For someone who prides himself on being the bold truth-teller, Trump has a penchant for trying to litigate his way out of his controversial statements. When he said a few weeks ago that John McCain wasn’t a war hero, he backtracked and tried to prove that he hadn’t said what he obviously had.
If “never complain, never explain” is a good rule of life, Trump is 0 for 2.
His typical response to any controversy is to boast of his own exceptional greatness — the Fox debate would have been nothing without him, the other candidates told him afterward that he had won, etc. — and to call anyone who has crossed him a loser. If Trump is aware of the fact that there is such a thing as a witty put-down, he is certainly not capable of summoning one.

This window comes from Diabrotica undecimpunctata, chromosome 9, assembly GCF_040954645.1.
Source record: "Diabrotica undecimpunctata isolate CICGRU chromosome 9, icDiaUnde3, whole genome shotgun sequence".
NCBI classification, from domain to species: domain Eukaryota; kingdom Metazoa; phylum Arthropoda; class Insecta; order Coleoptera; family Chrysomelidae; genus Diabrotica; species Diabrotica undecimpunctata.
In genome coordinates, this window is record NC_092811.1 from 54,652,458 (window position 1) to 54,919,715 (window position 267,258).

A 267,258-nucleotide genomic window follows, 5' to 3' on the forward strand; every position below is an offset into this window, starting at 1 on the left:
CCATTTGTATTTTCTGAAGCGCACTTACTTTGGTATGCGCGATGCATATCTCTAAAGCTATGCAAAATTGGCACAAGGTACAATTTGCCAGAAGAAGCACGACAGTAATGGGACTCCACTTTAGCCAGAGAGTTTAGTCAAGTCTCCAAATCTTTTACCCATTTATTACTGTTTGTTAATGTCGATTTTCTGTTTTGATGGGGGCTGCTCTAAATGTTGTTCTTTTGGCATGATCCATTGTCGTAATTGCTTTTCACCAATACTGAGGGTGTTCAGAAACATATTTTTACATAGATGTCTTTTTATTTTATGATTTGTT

If he didn’t want to be wrong-footed on the biggest stage of the campaign so far, he could have thought about what questions he might have been asked and about possible answers. This is what candidates have done before debates since time immemorial. Trump was satisfied with Plan B: to wing it and, when it didn’t go to his liking, whine like a spoiled child who didn’t get a pony for his birthday.
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